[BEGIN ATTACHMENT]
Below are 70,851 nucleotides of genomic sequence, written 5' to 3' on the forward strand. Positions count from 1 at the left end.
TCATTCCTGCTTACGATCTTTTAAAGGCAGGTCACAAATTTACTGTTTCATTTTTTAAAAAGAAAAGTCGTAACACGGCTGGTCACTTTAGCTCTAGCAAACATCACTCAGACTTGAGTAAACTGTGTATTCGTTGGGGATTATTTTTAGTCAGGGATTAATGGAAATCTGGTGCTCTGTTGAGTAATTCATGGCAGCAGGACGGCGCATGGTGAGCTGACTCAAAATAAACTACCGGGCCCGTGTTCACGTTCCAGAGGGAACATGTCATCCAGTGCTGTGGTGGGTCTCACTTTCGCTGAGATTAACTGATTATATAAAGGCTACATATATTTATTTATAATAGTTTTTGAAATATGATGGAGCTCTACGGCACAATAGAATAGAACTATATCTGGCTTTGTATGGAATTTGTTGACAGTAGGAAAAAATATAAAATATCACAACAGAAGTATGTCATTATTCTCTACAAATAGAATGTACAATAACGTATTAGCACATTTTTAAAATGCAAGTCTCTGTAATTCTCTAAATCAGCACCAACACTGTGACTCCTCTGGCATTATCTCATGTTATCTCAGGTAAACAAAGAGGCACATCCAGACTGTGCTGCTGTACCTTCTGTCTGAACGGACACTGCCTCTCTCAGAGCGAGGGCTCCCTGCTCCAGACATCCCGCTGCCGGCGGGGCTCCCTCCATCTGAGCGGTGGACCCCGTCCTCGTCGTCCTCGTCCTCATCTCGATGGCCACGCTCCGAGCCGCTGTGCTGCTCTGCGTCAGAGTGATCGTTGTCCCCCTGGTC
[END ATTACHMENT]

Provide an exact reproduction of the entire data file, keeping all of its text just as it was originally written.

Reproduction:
Below are 70,851 nucleotides of genomic sequence, written 5' to 3' on the forward strand. Positions count from 1 at the left end.
TCATTCCTGCTTACGATCTTTTAAAGGCAGGTCACAAATTTACTGTTTCATTTTTTAAAAAGAAAAGTCGTAACACGGCTGGTCACTTTAGCTCTAGCAAACATCACTCAGACTTGAGTAAACTGTGTATTCGTTGGGGATTATTTTTAGTCAGGGATTAATGGAAATCTGGTGCTCTGTTGAGTAATTCATGGCAGCAGGACGGCGCATGGTGAGCTGACTCAAAATAAACTACCGGGCCCGTGTTCACGTTCCAGAGGGAACATGTCATCCAGTGCTGTGGTGGGTCTCACTTTCGCTGAGATTAACTGATTATATAAAGGCTACATATATTTATTTATAATAGTTTTTGAAATATGATGGAGCTCTACGGCACAATAGAATAGAACTATATCTGGCTTTGTATGGAATTTGTTGACAGTAGGAAAAAATATAAAATATCACAACAGAAGTATGTCATTATTCTCTACAAATAGAATGTACAATAACGTATTAGCACATTTTTAAAATGCAAGTCTCTGTAATTCTCTAAATCAGCACCAACACTGTGACTCCTCTGGCATTATCTCATGTTATCTCAGGTAAACAAAGAGGCACATCCAGACTGTGCTGCTGTACCTTCTGTCTGAACGGACACTGCCTCTCTCAGAGCGAGGGCTCCCTGCTCCAGACATCCCGCTGCCGGCGGGGCTCCCTCCATCTGAGCGGTGGACCCCGTCCTCGTCGTCCTCGTCCTCATCTCGATGGCCACGCTCCGAGCCGCTGTGCTGCTCTGCGTCAGAGTGATCGTTGTCCCCCTGGTC